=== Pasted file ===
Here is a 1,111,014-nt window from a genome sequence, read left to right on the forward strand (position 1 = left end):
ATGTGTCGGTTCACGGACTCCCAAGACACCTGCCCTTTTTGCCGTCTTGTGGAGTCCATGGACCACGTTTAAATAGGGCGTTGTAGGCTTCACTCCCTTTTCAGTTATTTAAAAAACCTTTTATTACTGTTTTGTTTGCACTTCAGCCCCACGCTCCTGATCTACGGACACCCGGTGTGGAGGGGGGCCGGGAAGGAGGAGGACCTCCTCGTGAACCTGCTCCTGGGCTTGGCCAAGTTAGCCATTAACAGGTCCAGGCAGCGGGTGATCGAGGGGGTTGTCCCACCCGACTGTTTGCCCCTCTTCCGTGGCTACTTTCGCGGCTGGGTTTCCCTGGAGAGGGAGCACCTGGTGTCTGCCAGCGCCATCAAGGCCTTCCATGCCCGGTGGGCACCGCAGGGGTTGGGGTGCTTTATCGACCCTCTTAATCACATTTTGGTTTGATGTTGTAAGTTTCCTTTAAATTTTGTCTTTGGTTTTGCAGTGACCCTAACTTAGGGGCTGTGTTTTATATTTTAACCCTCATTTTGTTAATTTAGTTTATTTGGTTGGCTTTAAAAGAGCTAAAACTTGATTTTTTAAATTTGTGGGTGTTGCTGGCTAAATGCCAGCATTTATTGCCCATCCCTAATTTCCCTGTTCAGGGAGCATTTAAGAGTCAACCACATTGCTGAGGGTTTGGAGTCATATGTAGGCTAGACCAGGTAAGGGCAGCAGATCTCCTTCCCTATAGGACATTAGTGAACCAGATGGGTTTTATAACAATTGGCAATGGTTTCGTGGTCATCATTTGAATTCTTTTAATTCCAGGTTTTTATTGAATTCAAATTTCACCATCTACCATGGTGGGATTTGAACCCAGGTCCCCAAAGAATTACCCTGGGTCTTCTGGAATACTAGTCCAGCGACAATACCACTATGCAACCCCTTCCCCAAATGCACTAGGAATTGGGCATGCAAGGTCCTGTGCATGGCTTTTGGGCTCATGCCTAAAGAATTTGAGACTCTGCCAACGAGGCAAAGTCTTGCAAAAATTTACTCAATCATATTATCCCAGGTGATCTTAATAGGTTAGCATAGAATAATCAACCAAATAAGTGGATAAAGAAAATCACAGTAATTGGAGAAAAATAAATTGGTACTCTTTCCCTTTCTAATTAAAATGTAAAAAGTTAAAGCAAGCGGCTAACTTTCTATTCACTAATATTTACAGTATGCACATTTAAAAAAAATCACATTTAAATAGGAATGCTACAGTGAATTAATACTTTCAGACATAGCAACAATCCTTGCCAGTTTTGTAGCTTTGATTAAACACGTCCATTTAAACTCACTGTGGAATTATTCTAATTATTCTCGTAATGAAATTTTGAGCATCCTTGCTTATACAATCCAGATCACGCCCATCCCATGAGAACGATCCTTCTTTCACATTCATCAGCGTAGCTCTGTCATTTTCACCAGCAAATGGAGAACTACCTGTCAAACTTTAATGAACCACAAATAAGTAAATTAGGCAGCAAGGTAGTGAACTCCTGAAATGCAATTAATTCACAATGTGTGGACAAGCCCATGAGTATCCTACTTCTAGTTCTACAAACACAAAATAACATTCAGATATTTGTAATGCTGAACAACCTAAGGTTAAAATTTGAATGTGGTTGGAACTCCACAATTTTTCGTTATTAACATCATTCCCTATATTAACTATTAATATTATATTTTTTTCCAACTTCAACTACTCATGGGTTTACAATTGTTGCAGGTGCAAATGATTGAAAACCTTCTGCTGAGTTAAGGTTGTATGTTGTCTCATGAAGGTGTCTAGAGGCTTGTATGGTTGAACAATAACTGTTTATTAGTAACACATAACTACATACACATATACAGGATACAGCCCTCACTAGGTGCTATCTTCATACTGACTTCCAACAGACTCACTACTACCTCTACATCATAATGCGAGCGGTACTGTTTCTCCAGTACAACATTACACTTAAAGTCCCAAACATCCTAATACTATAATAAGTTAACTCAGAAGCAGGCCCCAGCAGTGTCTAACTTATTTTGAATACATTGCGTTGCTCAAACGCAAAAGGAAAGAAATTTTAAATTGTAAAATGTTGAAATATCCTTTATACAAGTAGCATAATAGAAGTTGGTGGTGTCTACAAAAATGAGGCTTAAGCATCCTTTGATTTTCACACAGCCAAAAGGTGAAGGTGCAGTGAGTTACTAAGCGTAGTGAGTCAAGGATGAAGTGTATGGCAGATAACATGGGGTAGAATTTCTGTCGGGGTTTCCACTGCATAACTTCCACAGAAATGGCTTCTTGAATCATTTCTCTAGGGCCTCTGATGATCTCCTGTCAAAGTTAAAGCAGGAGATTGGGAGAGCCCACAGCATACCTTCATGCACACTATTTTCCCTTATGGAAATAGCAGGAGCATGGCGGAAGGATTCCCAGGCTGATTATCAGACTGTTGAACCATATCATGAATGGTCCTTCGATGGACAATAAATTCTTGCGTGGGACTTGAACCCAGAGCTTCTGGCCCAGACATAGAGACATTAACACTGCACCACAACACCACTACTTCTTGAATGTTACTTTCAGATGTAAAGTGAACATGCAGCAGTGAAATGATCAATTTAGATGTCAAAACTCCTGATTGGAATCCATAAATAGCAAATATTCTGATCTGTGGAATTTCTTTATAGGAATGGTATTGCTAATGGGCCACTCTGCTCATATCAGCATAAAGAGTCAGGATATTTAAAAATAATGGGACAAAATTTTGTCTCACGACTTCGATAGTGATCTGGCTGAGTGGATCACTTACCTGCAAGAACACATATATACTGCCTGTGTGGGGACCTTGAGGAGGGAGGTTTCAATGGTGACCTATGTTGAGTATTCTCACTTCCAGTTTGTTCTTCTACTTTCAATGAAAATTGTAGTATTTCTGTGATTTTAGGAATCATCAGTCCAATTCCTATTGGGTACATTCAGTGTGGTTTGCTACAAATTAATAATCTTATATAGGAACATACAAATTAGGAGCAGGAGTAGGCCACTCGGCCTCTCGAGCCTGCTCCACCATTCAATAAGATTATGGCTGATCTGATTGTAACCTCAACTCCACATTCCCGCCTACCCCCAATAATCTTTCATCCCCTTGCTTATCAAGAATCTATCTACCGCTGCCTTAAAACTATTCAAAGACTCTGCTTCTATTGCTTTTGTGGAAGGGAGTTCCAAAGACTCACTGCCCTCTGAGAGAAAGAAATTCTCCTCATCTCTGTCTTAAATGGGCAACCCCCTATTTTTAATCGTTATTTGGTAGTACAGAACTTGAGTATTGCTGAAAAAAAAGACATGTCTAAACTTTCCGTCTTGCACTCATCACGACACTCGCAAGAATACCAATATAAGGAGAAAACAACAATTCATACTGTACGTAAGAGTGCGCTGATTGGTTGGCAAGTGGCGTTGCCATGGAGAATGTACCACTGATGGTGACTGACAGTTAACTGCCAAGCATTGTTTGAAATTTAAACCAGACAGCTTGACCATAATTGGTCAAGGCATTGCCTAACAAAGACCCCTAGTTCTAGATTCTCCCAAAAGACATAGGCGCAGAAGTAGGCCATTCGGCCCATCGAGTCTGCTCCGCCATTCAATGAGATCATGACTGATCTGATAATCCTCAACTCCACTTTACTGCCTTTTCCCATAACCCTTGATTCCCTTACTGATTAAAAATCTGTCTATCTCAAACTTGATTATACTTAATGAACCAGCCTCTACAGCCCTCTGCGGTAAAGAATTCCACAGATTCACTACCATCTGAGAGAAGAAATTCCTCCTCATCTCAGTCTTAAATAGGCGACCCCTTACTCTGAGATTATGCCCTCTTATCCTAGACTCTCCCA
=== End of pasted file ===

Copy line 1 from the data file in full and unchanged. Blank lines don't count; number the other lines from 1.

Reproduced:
Here is a 1,111,014-nt window from a genome sequence, read left to right on the forward strand (position 1 = left end):